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G.R.-B. thanks N. Laporte for valuable conversations regarding the NIRSpec spectrum of the source. This work is based on observations made with the NASA/ESA/CSA JWST. The data were obtained from the Mikulski Archive for Space Telescopes at the Space Telescope Science Institute, which is operated by the Association of Universities for Research in Astronomy, Inc., under NASA contract NAS 5-03127 for JWST. These observations are associated with programme JWST-ERS-1324. We acknowledge financial support from NASA through grant JWST-ERS-1324. A.A., A.M., P.B., C.G., P.R. and E.V. acknowledge financial support through grants PRIN-MIUR 2017WSCC32 and 2020SKSTHZ. A.A. has received funding from the European Union’s Horizon 2020 research and innovation programme under the Marie Sklodowska-Curie grant agreement no. 101024195 - ROSEAU. A.Z. and L.J.F. acknowledge support by grant no. 2020750 from the United States–Israel Binational Science Foundation and grant no. 2109066 from the United States National Science Foundation, and by the Ministry of Science & Technology, Israel. C.M. acknowledges support by the VILLUM FONDEN under grant 37459. The Cosmic Dawn Center (DAWN) is funded by the Danish National Research Foundation under grant DNRF140. B.M. acknowledges support from an Australian Government Research Training Programme Scholarship. This research is supported in part by the Australian Research Council Centre of Excellence for All Sky Astrophysics in 3 Dimensions (ASTRO 3D), through project number CE170100013. J.M.D. acknowledges the support of projects PGC2018-101814-B-100 and MDM-2017-0765. A.V.F. is grateful for support from the Christopher R. Redlich Fund and numerous individual donors. X.W. is supported by the Chinese Academy for Sciences Project for Young Scientists in Basic Research, grant no. YSBR-062. M.B. acknowledges support from the Slovenian Research Agency ARRS through grant N1-0238. R.A.W. acknowledges support from NASA JWST Interdisciplinary Scientist grants NAG5-12460, NNX14AN10G and 80NSSC18K0200 from GSFC. We acknowledge support from the Istituto Nazionale di Astrofisica (INAF) (Italian National Institute for Astrophysics) Large Grant 2022 ‘Extragalactic Surveys with JWST’ (PI Pentericci).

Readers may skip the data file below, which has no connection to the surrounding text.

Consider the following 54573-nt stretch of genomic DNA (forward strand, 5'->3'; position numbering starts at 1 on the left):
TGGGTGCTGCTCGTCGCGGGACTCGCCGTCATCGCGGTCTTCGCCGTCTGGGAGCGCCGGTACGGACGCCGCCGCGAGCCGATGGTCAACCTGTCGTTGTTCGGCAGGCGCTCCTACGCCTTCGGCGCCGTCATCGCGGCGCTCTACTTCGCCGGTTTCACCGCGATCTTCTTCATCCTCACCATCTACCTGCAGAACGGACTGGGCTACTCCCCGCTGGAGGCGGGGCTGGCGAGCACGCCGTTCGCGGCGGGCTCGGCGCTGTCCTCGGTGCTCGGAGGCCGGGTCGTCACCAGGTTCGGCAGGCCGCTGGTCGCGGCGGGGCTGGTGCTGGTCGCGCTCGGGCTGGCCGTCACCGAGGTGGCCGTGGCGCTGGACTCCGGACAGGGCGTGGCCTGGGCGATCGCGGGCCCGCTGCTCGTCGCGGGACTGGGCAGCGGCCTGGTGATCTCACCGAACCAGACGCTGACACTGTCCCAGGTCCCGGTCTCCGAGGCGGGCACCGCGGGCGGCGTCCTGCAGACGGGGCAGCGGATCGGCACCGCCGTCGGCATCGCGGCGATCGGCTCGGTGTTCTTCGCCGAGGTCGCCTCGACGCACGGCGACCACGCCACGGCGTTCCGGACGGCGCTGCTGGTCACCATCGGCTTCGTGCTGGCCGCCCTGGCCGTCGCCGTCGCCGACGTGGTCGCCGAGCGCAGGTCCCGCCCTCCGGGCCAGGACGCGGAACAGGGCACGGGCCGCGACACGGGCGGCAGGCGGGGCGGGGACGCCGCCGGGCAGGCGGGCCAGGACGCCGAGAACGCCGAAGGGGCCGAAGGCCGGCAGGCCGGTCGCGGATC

Author information

Authors and Affiliations



G.R.-B. led the NIRSpec data reduction and analysis with input from several co-authors. G.R.-B. and T.T. wrote the paper and developed the main interpretation of the results. A.F., M.C., E.M. and D.P. reduced the NIRCam images and provided the photometry. T.M. performed the spectral fitting and derived the physical parameters. A.A., C.G., P.B. and P.R. developed and updated the reference lens model providing predictions on lensed quantities. A.M. contributed to the construction of the photometric and spectroscopic catalogues for the lens model. A.Z. and L.J.F. constructed the new lens model and wrote the accompanying text. T.N., K.G. and W.C. assisted with NIRSpec data reduction and performed quality checks on the 1D and 2D spectra. E.V., P.R. and L.Y. performed the analysis of the source morphology. All authors discussed the results and commented on the manuscript.

Corresponding author

Correspondence to Guido Roberts-Borsani.

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Nature thanks Masami Ouchi and the other, anonymous, reviewer(s) for their contribution to the peer review of this work. Peer reviewer reports are available.

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Extended data figures and tables

Extended Data Fig. 1 The P(z) of JD1 from EAzY fits to a variety of photometry.

Each P(z) is constructed through EAzY modelling of three sets of photometric data points. Blue adopts HST photometry only3, orange adopts NIRCam photometry only, and red illustrates results for the combined dataset. The HST photometry provides excellent constraining power blueward of the J-band, but lacks the wavelength coverage in the IR that NIRCam provides to exclude low-z interlopers. As such, even using NIRCam data alone provides far better constraints for z > 9 selections. NB: The photo-z estimated by ref. 3 also incorporates Spitzer/IRAC photometry, not used here.

Source data

Extended Data Table 1 Summary of the NIRCam photometry and the best-fit global properties of JD1

Supplementary information

Source data

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Roberts-Borsani, G., Treu, T., Chen, W. et al. The nature of an ultra-faint galaxy in the cosmic dark ages seen with JWST. Nature 618, 480–483 (2023).